“Fly” Soars Beyond The Rep Stage And Into A World Of Reality Turned Magic

The Tuskegee recruits get their initial "drill" from their Captain in "Fly" at the Repertory Theatre of St. Louis. Photo: Jerry Naunheim, Jr.

The Tuskegee recruits get their initial “drill” from their Captain in “Fly” at the Repertory Theatre of St. Louis. Photo: Jerry Naunheim, Jr.

By now we’ve all heard and seen stories of the brave men who broke all barriers to become the first Black fighter squadron in World War II. The Tuskegee Airmen fought racism both in the service and from the outside world but, when it came down to getting the job done, they proved they were superior to those who scorned their ambition and their ability. “Fly,” the current Mainstage production at the Repertory Theatre of St. Louis, is a testament to these men as well as a mesmerizing story that, though based in fact, is presented with an almost ethereal treatment that lets the magic of the stage transform us to another time and place.

The petty arguments that arise when the latest four recruits get together is soon transplanted by a mutual respect as they battle the rigorous training as well as the prejudices they encounter from their commanders, other members of the military and even the bomber pilots they accompany on missions into Germany. As they prove their worth and eventually garner the respect they deserve, it becomes apparent that they bond in even more special ways than men in war usually do. Tying together a short opening in the present to a ceremony- again in present day- at the end of this 90 minute production, the meat of the play is one of the most inspiring and well told we’ve seen on any stage in recent history. 

Omar Edwards as the Tap Griot in the Rep's production of "Fly." Photo: Jerry Naunheim, Jr.

Omar Edwards as the Tap Griot in the Rep’s production of “Fly.” Photo: Jerry Naunheim, Jr.

You realize you’re in for a special evening when a Tap Griot, a tap-dancing narrator, opens the show without saying a word but expressing a wealth of feeling through dance. Along the way he backs up emotions expressed through the four actors playing the future “aces” and generally tells parts of the story through spectacular tap routines. Omar Edwards is this wizard with the fleet feet and is also credited with creating the tap environment as the “tap improvographer.” Hope Clarke is also credited as choreographer in this fascinating interpretation of the Tuskegee Airmen. She’s responsible for some knock-out moments as well including a precision drill-like moment and some delightful, playful banter with two bomber pilots.

The four gentlemen portraying the trainees are all spectacular. There were a few times when lines were hard to understand for one reason or another, but the men are so engaging, so different from each other and so well-tuned to each other that you can’t help but feel drawn to all of them. Eddie R. Brown III is the bundle of ego called W.W. or, as he is more often called, “Chicago.” Terrell Donnell Sledge is the one with the most flight experience while David Pegram and Will Cobbs round out this quartet of powerful actors.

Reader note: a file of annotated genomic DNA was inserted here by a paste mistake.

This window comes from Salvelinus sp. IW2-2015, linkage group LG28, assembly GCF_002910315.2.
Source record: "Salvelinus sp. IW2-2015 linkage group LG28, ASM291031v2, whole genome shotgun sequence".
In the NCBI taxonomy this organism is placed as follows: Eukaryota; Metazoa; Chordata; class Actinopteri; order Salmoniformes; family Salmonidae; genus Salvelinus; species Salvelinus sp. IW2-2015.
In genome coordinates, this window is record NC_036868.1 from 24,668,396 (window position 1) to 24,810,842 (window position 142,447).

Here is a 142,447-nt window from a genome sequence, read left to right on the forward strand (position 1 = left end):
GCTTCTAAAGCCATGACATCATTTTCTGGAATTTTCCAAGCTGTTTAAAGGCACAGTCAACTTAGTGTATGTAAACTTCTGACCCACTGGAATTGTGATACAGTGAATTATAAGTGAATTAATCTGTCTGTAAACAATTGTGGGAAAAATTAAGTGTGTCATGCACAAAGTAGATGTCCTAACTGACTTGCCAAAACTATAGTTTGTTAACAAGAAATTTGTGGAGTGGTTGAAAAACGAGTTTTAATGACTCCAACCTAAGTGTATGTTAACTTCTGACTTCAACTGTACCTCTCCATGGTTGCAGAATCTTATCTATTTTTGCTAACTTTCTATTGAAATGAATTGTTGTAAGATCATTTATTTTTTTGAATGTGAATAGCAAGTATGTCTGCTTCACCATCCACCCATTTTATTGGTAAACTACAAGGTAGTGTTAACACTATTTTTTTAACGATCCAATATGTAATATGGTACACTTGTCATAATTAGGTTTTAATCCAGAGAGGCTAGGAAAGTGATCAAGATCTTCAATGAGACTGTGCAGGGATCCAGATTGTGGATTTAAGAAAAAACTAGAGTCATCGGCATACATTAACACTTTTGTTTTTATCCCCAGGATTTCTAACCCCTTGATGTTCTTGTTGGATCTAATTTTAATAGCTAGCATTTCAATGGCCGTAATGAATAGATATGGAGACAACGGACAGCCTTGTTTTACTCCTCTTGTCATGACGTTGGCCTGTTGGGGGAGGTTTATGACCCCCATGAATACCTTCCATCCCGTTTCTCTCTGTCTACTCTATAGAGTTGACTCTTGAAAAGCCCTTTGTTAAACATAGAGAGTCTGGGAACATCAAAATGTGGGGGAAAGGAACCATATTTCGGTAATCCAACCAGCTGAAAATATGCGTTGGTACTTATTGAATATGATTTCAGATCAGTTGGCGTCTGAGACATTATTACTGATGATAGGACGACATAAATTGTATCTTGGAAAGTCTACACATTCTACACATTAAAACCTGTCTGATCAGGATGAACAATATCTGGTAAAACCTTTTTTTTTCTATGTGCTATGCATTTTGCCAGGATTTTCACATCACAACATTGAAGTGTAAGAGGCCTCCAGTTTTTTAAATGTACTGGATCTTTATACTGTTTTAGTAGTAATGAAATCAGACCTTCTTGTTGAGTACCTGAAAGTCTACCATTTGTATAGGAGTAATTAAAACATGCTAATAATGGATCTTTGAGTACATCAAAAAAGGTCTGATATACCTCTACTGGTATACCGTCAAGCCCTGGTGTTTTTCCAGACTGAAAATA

The pilots get their first flight experience in one of the cleverest moments in "Fly" at the  Rep. Photo: Jerry Naunheim, Jr.

The pilots get their first flight experience in one of the cleverest moments in “Fly” at the Rep. Photo: Jerry Naunheim, Jr.

Greg Brostrom is their less-than flattering captain who shines during their turns as first-time pilots in the training sequence. Also well “choreographed” using two metal chairs that serve as the cockpit. Timothy Sekk and Cary Donaldson play several characters throughout including the two bomber pilots who quickly learn to respect the exploits of these daring fighter pilots. 

Technically, this is a massive show with video and sound playing a major role in telling the story of “Fly.” Beowulf Boritz has designed a perfect basic set that gives the first indication as you enter the theatre that this play will soar with a very streamlined look that almost flies off the Rep stage. Five various shaped screens hang at an angle along the back wall on which are projected clouds, American flags, soaring planes and other pertinent scenes. Clint Allen is the projection designer of these often intricate and well coordinated images. Rui Rita and Jake DeGroot provide the equally stunning lighting design and the Toni-Leslie James costumes are on the mark. John Gromada is responsible for the wonderful sound design and composer with music, falling bombs and the sounds of soaring planes highlighting a spectacular “feeling” as you watch this magical story unfold.

A stirring moment during the Rep's production of "Fly." Photo: Jerry Naunheim, Jr.

A stirring moment during the Rep’s production of “Fly.” Photo: Jerry Naunheim, Jr.

“Fly” was written by Trey Ellis and Ricardo Khan and Mr. Khan also directed the production. His unparalleled vision of this story has translated so well to the stage that the audience leapt to their feet in a standing ovation before the show even ended on opening night. It’s simply a remarkable piece and one that can’t be missed. The story is exhilarating and, whatever you’ve seen about the Tuskegee Airmen in the past will take on even more meaning once you’ve seen “Fly.” Playing through November 10th on the MainStage at the Repertory Theatre of St. Louis, “Fly” is nothing short of outstanding. Give the Rep a call at 314-968-4925 for tickets or more information.

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